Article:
How do you hide from all those eyes? Use these sneaky tricks from the pros
Concealment is the backbone of any waterfowl hunt, whether you're in the woods, on the water, or in a field. But it becomes increasingly critical when pursuing massive flocks of spring snow geese. After all, instead of hiding from a few birds, you're trying to fool hundreds or even thousands of sharp-eyed geese, some of which might have made 20 or more trips up and down the flyway.
Obviously, simply throwing a layout blind in a field won't cut it. Here's how top-level snow goose guides hide big groups of hunters to ensure consistent gunning.
Nowadays, there are so many good options for concealment, and I don't think you have to pick just one method and stick to it, said veteran guide Cooper Olmstead of Habitat Flats. There are a lot of great options for each scenario.
Olmstead said pit blinds are a great choice for snows in dry fields, but they require a big commitment and can be very expensive. Like many goose guides, he believes standard setups with layouts or backboards and white suits still work well. And he also advocates using A-frame blinds.
A-frames have become very popular and are a great way to hide larger groups, he said. With A-frames, in my opinion, it's better to have more — the more the merrier. It kind of goes against every other concealment practice, but it seems birds don't mind larger sets of A-frames as much, and I don't know why. I don't know if it looks more natural to them to have 30 to 40 feet of A-frames instead of just 10 feet. [Maybe] it actually looks more like brush or a hedgerow or something similar.
Graham Greseth, owner of MaXXed Out Guides, which runs snow goose hunts in Kansas and South Dakota, takes a similar concealment approach.
In recent years, we've found that sitting in A-frames or, in our case, our trailer blinds — that is, 26-foot, brushed-in, rolling A-frames on a drop-down trailer — and sitting out of the decoys and away from the sound has been very effective, he said. We typically like to set up for a crossing or quartering shot.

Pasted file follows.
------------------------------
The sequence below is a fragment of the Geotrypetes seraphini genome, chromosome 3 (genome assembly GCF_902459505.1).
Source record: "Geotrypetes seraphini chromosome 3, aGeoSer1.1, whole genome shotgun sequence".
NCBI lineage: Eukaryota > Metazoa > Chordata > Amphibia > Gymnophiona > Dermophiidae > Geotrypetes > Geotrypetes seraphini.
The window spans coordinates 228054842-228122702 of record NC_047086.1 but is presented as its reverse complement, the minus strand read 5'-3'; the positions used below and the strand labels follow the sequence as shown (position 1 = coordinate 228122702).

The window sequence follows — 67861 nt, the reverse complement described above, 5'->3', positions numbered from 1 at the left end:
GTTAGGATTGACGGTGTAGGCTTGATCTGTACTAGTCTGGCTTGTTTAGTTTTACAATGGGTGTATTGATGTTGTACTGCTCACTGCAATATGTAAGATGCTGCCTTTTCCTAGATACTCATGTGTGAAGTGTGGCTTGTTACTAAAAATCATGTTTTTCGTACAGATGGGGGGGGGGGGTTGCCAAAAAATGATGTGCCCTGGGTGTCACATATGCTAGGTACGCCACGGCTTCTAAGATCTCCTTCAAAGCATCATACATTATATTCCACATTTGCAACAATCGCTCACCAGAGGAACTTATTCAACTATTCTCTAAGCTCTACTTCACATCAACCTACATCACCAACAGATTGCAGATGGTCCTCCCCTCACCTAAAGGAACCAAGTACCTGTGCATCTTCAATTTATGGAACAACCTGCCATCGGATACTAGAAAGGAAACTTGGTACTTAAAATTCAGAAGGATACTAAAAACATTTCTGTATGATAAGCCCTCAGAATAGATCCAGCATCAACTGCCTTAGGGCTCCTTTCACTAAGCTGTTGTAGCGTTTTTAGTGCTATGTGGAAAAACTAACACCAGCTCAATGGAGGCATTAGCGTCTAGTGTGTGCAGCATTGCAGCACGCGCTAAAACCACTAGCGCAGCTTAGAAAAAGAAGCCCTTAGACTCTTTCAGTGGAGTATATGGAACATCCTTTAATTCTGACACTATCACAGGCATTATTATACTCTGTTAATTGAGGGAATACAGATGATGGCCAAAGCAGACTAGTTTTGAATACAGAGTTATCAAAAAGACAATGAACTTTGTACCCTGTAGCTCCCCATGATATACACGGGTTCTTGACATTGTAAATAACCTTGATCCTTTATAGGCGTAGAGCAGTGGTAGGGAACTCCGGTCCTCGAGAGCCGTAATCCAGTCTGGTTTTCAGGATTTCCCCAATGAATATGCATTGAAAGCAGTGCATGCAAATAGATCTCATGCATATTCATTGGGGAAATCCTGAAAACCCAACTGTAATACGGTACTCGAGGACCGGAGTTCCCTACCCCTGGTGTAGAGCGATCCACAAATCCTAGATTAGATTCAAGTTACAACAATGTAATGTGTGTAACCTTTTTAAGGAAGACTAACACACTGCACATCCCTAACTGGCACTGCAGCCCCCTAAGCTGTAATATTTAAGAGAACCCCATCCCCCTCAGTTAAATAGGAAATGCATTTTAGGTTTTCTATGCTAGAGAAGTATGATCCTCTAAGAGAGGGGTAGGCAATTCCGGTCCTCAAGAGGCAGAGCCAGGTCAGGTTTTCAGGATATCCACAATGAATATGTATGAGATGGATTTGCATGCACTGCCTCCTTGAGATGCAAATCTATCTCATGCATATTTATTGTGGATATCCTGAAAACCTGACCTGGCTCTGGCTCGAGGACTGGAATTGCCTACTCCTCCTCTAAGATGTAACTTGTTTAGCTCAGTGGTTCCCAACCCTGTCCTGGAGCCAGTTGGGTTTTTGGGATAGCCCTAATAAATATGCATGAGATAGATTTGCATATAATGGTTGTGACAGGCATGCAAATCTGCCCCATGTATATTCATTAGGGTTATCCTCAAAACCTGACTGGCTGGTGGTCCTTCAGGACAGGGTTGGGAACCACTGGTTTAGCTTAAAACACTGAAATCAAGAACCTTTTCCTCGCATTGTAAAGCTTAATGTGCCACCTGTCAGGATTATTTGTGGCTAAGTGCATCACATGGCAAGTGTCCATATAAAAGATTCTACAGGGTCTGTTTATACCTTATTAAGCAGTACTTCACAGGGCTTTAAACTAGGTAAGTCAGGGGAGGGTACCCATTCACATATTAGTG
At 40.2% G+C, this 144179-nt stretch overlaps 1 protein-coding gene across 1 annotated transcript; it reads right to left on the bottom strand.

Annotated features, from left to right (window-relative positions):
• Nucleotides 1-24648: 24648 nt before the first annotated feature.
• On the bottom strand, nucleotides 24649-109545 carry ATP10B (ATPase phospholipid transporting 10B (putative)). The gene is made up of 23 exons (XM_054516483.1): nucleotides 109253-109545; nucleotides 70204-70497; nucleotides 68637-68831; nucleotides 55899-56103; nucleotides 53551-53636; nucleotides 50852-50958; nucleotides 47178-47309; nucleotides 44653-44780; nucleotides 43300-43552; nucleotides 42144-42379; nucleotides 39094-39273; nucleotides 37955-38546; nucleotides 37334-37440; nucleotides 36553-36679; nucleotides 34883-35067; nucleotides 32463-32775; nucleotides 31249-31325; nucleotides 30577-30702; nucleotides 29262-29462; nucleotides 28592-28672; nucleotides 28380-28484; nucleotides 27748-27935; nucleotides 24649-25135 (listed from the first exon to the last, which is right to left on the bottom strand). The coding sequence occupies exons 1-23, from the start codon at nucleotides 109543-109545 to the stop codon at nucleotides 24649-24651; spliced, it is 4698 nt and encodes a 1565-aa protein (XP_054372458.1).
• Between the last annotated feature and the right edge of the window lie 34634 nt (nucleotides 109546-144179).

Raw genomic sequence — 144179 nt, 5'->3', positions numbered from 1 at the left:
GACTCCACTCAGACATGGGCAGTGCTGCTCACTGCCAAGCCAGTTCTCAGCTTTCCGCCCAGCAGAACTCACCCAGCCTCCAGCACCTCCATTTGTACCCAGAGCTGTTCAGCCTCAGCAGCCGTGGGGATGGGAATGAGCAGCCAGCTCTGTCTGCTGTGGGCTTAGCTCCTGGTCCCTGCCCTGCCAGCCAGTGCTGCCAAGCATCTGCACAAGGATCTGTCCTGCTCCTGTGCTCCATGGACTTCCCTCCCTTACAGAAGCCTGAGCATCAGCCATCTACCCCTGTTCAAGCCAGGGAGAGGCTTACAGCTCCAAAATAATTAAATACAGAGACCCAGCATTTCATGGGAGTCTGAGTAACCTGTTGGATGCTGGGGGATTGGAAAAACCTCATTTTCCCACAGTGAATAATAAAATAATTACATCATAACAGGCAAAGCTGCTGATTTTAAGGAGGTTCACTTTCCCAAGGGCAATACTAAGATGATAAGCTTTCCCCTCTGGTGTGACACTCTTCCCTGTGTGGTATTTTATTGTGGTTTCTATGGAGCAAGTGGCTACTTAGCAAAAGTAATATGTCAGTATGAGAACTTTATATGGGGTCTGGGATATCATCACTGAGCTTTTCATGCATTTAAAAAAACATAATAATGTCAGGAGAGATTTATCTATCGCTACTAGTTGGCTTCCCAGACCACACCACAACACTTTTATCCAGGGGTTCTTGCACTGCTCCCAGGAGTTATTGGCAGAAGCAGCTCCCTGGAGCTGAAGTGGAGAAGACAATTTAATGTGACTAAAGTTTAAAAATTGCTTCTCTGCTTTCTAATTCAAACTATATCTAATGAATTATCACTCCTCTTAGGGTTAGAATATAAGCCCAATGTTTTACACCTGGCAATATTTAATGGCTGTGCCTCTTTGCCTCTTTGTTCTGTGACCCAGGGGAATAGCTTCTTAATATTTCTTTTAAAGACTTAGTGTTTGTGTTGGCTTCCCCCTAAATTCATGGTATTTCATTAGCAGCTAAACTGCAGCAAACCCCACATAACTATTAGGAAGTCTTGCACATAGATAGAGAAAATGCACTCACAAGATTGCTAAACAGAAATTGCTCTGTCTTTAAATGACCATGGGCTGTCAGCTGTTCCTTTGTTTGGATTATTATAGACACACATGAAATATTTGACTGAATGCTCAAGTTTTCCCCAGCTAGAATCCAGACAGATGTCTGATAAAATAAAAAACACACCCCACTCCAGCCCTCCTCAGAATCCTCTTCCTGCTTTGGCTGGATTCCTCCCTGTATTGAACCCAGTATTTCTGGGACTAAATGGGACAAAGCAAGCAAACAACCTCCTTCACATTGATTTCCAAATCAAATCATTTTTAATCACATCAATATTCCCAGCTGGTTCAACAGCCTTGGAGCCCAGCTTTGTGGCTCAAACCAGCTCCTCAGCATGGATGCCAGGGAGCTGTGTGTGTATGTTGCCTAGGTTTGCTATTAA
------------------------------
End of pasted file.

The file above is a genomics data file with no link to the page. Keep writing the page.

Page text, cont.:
That setup provides two advantages that help work geese closer, Greseth said.
First, we're off the sound and the focal point of the birds by 20 yards or so, he said. Second, when you fully brush in an A-frame blind with grass or other natural cover over the top of the opening of the frame [we call it the trough], it's much easier to hide faces and movement. I like to have good, long grass or even tumbleweed over the trough to give it a nice cantilever to conceal faces and movement. Hunters are then able to stand up through the brush to shoot the unsuspecting snows.
Do more conventional layout setups still work? Sure, Greseth said, but they're more effective with the right clientele, when everyone knows what they're doing.
It's easiest if you have a large group of experienced hunters that all know the importance of staying down and keeping your faces concealed and staying still, he said. As a guide, we rarely have that luxury. Most people sit on backrests and layouts that are typically near the e-caller, and the focus of the birds is typically going to be on the spread first as they approach, and then the sounds as they get closer. Having the hide near their focal point is tough to pull off.
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